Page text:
I post an image of the stick on Instagram, taken with the same placement and framing as all my other whittles. The one with some blood from a whittling accident has the most likes. I realize this is my 31st stick—one full month. I decide it’s a good time to stop for a bit.
I look at Twitter. Lots of references to Bill Cosby. I google his name to find out why. This is a common activity: googling to learn about news events that are being referenced in my Twitter timeline. I’ve often thought this should be built into Twitter somehow.
Google tells me there are new developments in the recent revelations that Bill Cosby is a serial rapist. In a sidebar, Google tells me that “people also search for Hannibal Burress.” I am reminded that Hannibal Burress was responsible for bringing these decades-old allegations into the media spotlight.
I look at my Tumblr dashboard—a scroll of all the Tumblrs I follow for a private scrapbook Tumblr I keep for inspiration. I have selected each of the Tumblrs I follow based on their keen eye for images. 95% of their posts are pictures. The other 5% are tidbits about their personal lives, a reminder that these aesthetes are mostly in their teens or early twenties.
I get around to listening to The Best Show.
Tuesday, July 7
I put on The Brian Lehrer Show on WNYC. I think of Brian as New York City’s homeroom teacher. He’s a national treasure.
I look at Twitter for a minute. A Tweet from rap critic Noz leads me to a New Yorker article about Apple Music, which in turn leads me to a New Yorker article about the legacy of Adorno and Benjamin. The opening paragraph details a scene from a Jonathan Franzen novel which makes me feel good about my decision to not have read any Jonathan Franzen.
On Twitter, PeeWee Herman announces he’s got a new movie coming out via Netflix. It stars Joe Mangiello. I’ve never heard of Joe Mangiello so I google him, only to discover he’s a super big movie star. I’m somehow both ashamed and proud.
WNYC: All Things Considered. I look at paper-shredding company logos online.
I listen to The Trojan Rocksteady Collection on Spotify. The Trojan Rocksteady Compilation is my OK Computer. I begin to make dinner. I think about a passage in the New Yorker article on Apple Music that describes the service’s “playlists tailored to various activities and moods,” including “cooking.” Is The Trojan Rocksteady Collection my “cooking” playlist?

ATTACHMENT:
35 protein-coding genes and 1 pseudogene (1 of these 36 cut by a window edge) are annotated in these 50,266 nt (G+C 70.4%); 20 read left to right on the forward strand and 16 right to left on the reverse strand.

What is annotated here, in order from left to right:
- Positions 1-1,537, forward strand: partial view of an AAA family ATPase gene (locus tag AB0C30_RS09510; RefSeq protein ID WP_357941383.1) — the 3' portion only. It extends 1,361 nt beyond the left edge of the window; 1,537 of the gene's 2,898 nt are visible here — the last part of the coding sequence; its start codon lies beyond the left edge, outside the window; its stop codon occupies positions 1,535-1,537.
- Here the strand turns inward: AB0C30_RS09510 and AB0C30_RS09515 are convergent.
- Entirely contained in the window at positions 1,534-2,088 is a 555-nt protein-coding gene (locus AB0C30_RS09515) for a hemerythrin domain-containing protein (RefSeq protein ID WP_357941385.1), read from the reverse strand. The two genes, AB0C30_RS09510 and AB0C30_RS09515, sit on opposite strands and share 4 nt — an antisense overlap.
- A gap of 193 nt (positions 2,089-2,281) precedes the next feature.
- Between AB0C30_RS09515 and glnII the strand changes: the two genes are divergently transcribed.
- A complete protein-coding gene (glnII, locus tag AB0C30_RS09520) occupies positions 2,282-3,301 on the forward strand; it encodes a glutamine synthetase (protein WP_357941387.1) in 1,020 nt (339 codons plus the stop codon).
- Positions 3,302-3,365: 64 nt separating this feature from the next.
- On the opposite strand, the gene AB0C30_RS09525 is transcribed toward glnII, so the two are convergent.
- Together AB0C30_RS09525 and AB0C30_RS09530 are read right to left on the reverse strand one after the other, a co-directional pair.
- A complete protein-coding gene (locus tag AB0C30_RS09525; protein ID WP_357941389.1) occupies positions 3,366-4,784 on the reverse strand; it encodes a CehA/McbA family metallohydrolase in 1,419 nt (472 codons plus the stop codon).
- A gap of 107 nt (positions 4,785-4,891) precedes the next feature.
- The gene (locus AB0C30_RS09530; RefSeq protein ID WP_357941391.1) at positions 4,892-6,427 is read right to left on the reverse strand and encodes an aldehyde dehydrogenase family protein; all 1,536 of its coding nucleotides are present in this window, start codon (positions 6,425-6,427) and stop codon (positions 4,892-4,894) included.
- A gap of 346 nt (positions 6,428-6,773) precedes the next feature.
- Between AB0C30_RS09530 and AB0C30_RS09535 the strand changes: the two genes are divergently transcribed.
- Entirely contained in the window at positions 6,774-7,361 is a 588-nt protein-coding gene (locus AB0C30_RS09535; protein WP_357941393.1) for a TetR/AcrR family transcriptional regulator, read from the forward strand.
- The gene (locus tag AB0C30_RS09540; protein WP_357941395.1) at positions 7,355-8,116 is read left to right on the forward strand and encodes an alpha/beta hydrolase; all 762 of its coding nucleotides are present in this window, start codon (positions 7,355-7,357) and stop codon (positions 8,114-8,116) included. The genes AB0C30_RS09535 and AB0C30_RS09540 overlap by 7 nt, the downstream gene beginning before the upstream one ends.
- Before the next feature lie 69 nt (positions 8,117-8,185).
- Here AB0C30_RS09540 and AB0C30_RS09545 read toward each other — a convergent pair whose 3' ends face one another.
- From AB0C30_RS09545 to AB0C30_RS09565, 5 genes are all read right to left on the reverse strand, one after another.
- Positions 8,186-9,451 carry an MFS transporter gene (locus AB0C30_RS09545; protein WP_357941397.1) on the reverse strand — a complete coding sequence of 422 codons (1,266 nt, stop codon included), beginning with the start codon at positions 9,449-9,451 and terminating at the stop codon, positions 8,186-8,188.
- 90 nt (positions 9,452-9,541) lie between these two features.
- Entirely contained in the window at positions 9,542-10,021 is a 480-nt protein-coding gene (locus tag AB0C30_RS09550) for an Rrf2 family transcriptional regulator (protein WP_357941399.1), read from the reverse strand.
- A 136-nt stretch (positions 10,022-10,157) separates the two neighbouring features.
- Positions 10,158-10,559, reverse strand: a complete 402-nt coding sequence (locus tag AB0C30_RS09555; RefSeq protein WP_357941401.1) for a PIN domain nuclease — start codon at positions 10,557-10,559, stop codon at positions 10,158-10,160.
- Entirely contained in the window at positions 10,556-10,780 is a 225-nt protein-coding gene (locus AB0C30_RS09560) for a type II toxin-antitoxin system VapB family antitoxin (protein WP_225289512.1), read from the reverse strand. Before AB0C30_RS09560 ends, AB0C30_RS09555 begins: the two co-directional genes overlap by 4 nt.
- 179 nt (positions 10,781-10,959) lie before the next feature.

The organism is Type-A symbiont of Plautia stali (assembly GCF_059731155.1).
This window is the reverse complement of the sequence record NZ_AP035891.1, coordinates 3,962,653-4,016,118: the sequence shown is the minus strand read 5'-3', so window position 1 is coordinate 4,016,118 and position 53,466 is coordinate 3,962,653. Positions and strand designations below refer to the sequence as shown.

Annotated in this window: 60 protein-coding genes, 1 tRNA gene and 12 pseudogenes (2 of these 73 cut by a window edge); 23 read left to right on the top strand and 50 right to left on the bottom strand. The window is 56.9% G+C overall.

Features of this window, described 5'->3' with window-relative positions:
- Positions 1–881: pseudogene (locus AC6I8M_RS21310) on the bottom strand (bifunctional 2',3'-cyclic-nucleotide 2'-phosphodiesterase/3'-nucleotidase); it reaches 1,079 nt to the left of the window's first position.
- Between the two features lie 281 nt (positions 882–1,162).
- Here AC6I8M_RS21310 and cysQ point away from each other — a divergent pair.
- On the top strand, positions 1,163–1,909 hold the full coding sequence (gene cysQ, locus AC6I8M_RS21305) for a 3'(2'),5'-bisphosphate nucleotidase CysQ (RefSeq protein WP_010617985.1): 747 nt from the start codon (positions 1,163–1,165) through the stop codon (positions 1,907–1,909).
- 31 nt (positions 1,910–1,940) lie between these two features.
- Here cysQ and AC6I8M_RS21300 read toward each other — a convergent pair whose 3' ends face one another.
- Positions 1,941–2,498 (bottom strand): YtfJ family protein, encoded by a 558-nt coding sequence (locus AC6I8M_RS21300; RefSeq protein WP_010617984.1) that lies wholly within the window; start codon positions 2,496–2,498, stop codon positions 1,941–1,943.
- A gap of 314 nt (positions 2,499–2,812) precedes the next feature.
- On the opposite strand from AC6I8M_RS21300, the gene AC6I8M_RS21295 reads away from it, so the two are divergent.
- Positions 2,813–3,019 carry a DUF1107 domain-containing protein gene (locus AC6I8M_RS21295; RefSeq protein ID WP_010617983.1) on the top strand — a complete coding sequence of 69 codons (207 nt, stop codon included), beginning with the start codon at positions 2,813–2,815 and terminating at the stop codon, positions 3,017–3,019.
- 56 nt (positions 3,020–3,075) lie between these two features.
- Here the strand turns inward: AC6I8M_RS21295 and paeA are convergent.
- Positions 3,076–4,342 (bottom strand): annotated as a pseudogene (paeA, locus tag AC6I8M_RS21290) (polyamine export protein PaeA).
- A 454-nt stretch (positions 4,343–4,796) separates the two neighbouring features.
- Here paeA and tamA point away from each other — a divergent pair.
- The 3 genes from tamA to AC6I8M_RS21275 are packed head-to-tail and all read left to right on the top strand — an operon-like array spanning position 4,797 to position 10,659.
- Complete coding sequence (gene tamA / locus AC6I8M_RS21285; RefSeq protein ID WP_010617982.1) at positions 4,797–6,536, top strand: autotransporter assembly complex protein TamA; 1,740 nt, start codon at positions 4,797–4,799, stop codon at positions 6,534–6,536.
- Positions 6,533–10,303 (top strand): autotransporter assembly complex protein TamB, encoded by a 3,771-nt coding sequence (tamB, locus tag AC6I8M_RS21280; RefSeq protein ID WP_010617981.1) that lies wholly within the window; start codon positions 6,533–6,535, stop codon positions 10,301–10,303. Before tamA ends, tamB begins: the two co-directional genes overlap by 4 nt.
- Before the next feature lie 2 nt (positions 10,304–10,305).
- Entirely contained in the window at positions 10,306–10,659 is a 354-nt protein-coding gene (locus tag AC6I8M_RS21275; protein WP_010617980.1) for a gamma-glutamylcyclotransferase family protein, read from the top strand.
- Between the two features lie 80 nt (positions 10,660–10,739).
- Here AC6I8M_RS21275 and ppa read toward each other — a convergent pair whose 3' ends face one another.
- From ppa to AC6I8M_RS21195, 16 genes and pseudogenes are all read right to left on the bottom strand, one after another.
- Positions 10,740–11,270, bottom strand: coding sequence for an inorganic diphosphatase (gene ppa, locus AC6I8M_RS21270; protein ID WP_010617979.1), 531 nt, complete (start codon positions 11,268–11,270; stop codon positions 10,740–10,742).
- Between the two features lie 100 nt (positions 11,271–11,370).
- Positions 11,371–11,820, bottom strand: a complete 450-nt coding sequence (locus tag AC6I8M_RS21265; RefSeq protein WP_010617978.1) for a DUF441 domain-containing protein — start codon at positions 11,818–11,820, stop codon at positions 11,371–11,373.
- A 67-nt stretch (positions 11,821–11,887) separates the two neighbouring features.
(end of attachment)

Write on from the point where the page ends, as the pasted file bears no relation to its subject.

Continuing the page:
I find it very hard to separate the things “I do these days” from the things “we do these days.”
I listen to Earl Sweatshirt while looking at reference images of hands on the internet.
I watch Tales of the City, episodes 2 and 3 on Hulu, followed by a video of a father and daughter beatboxing competition. I scan through an anime called Children Who Chase Lost Voices looking for a specific shot of a hand reaching out into space.
I read a bit of Jonathan Crary’s 24/7 before going to bed.
Wednesday, July 8
Twitter this morning is all Bill Cosby, Paula Dean, and Donald Trump.
Dummy magazine posts a link to a video of the song “Lemonade” by Sophie being used in a McDonald’s commercial. I think about the Cutlass Ciera ad and Adam Harper’s writing about experimental electronic music’s relationship to accelerationism and capitalism and what selling out could mean these days. It’s all quite exhausting.
I start on a two-hour car ride to New York City with my girlfriend Sara. I’m driving and we’re listening to the oldies station again. There are some classic trucking company logos on the highway: NEMF, Swift, Crete, Robert, Jb Hunt, Prime Inc., NFI.
We listen to Brian Lehrer (via the WNYC iPhone app), then some MP3s off of Sara’s phone. There’s no playlist, and we’re unclear on the logic that’s dictating the song order. At first it seems like it’s alphabetical by artist, then alphabetical by song, then completely random. It plays some deep cuts.
We’re close enough to the city to tune into Power 105.1. It has overtaken Hot 97 as my go-to rap radio station in New York. It seems like they switched identities at some point, like how the Democrats used to be the Republicans and vice-versa. This might have something to do with Angie Martinez.
They play “Hypnotize” by Notorious B.I.G. which sounds really good. I remember not liking it at first when it came out, but I also didn’t get ”Juicy” at first, so what do I know? I’m reminded of the recent and complicated Bad Boy Records reunion performance. They play ”Yoga” by Jonalle Monae. It sounds Frankensteined from a bunch of hits over the last few years, even more so than most pop songs. There’s a two-note phrase that gets stuck in my head. I know I’ve heard it before, but I can’t place it. It drives me crazy. We switch to Hot 97 on the commercial. Now they’re playing “Hypnotize.”
I go see a bunch of art shows. I am advised by a friend that this is not media. It is a “primary” experience as opposed to a “mediated” experience. I understand, but it’s also not always that simple.